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Frozen in Aspic?

Kate Anderson | 13/11/19

In September I found myself sat in full gowns in the States’ Chamber (for the purposes of renewing my Advocates’ oath), listening to the Bailiff and Bâtonnier’s annual exchange of views.

This year the speeches highlighted the tension between maintaining tradition and embracing the modern world.

In essence, whether Advocates should be required to renew their oaths annually, given that many of us watch the ceremony via television link from the States Chamber. However, there was also a reference to the restatement of the contract law, where the Bailiff expressed the view that we should not forget our legal roots.

Having been in the legal profession for many years I have watched the tension between new and old evolve. Recently there has been the involvement of new technology to carry out tasks that would previously had been done manually and, if I am honest, the reticence from some quarters to see this as the future.

So how does this relate to me finding myself sat in the States Chamber listening to the debate? Well the debate over the contract law is very much one of new vs old. Jersey contract law is, as with the contract law of many jurisdictions, not statutory based but instead the law has evolved as a as part of our customary law from our Norman French origins. This comes as a surprise to many. To quote Alan Binnington “It would no doubt come as a surprise to the average purchaser of goods in a supermarket in Jersey to be told that their contractual relationship with the supermarket is to be ascertained by reference to 17th century works written in a language totally alien to them”.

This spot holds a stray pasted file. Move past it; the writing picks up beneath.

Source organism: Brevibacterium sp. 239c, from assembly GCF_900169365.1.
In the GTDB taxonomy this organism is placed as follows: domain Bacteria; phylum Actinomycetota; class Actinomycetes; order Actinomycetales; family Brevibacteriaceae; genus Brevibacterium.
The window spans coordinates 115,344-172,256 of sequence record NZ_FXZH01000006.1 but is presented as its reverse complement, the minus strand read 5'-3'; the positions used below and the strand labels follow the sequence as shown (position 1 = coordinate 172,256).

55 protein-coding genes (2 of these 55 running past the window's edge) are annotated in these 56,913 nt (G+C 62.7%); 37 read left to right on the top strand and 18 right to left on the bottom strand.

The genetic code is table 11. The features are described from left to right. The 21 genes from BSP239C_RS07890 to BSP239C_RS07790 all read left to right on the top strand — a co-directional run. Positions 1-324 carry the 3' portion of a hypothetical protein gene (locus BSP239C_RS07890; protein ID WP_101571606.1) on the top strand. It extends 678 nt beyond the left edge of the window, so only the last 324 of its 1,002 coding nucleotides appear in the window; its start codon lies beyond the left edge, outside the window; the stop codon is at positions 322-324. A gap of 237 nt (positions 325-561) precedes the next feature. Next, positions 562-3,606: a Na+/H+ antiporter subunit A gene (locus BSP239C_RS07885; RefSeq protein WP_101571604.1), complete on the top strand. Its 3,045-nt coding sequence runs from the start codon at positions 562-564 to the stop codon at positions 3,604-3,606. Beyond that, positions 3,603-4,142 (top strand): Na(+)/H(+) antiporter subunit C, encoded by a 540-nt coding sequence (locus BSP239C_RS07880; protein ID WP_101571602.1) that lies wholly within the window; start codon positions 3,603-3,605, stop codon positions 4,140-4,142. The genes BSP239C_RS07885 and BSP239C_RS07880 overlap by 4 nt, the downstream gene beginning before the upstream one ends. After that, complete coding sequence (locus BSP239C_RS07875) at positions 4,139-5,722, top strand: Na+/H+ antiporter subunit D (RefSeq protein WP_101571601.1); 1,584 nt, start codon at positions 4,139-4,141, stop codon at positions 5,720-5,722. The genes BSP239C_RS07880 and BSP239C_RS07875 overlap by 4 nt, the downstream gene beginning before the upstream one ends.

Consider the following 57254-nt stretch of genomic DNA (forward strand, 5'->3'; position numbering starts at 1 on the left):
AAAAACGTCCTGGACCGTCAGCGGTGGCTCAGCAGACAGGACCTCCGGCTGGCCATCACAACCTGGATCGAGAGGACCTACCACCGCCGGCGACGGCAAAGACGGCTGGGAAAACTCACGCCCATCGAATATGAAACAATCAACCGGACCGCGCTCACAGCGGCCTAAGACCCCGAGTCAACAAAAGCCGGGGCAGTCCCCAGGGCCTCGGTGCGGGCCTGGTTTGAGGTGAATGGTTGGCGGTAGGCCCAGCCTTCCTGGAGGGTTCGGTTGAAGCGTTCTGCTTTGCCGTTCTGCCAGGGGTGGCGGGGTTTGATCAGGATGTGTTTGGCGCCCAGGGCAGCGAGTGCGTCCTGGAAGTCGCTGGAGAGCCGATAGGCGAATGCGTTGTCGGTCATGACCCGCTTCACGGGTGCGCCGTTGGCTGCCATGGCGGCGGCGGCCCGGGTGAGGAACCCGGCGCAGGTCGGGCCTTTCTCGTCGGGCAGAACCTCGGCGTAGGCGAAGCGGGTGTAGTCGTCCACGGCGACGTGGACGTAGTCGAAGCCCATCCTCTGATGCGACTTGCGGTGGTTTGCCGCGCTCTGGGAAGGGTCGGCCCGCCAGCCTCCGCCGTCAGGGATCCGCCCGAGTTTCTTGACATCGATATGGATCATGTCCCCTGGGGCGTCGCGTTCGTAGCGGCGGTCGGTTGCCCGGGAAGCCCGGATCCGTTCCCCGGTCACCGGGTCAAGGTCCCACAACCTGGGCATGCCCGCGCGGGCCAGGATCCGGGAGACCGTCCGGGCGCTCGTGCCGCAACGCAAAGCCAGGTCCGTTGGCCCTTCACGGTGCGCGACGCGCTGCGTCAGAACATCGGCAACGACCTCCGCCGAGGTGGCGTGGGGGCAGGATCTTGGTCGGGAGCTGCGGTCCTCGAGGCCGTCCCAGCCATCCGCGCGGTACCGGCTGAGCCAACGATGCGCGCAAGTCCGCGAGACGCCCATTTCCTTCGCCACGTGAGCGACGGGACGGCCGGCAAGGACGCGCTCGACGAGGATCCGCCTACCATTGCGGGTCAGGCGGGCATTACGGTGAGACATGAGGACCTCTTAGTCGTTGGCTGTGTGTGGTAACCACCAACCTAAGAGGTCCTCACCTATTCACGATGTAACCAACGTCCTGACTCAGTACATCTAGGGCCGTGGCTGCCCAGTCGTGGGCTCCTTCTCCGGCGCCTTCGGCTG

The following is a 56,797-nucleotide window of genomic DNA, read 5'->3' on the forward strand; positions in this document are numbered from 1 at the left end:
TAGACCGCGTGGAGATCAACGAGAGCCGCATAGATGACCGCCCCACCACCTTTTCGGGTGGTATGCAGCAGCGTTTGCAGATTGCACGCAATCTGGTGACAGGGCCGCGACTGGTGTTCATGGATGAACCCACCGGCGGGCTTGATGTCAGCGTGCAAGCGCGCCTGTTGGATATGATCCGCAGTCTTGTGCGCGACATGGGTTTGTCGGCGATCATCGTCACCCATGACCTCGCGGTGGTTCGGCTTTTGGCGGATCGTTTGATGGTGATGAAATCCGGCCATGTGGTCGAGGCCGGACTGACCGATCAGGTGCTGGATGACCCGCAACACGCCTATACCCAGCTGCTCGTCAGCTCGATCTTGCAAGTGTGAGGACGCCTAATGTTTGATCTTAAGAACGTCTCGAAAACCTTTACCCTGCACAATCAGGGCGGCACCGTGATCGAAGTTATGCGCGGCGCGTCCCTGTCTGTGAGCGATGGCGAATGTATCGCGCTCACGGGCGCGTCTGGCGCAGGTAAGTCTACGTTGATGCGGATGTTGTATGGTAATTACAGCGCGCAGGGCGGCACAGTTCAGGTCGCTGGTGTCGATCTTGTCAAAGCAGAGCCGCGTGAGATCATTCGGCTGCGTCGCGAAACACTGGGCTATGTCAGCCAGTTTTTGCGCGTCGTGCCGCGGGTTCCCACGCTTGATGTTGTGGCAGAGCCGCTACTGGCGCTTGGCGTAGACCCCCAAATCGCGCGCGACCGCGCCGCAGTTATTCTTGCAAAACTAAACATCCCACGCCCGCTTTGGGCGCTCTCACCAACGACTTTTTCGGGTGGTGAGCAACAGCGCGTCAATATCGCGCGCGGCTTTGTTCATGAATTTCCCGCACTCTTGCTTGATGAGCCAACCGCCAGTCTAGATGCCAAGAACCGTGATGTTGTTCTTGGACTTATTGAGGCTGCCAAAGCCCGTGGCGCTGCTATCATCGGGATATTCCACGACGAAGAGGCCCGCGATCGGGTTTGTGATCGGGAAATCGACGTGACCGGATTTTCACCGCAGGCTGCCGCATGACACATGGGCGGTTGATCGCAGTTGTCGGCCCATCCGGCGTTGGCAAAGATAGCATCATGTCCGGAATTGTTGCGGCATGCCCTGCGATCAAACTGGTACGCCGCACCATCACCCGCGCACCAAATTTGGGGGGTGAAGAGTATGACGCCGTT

That is not to say that it remains unchanged from the 17th century, indeed the Royal Court commented in Selby v Romeril [August 11th 1995, unreported] that “Our law cannot be regarded as frozen in the aspic of the 18th Century” and it certainly hasn’t.

It has been a rich battleground of new and old, French vs English, together with a thorough exploration of the Norman law origins of Jersey contract law.

The issue is that this battle has led to uncertainty in some small but often litigated areas and so the battle continues. This summer the former Bailiff stated in Booth v Viscount [2019]JCA 122 that “The current state of the authorities in Jersey is, in my view, wholly unsatisfactory. It should not be the case in a modern, developed jurisdiction such as Jersey that something as fundamental to its commercial law as the correct approach to the determination of contractual consent should be uncertain.”.

The solution to this is that we are to restate the law of contract in Jersey to provide the much needed clarity. My hope is that as lawyers we don’t get lost in the history of the law and use this as an opportunity to define our contract law in a manner that truly embraces the Island’s needs, future proofs it and provides certainty.

As for the annual renewal of my oath, although at times I struggle to see the relevance of sitting in an anteroom overheating, out of all of my swearing in ceremonies I loved the ceremony of being sworn as an Advocate the most, it was my choice, but I do worry it makes us less approachable.

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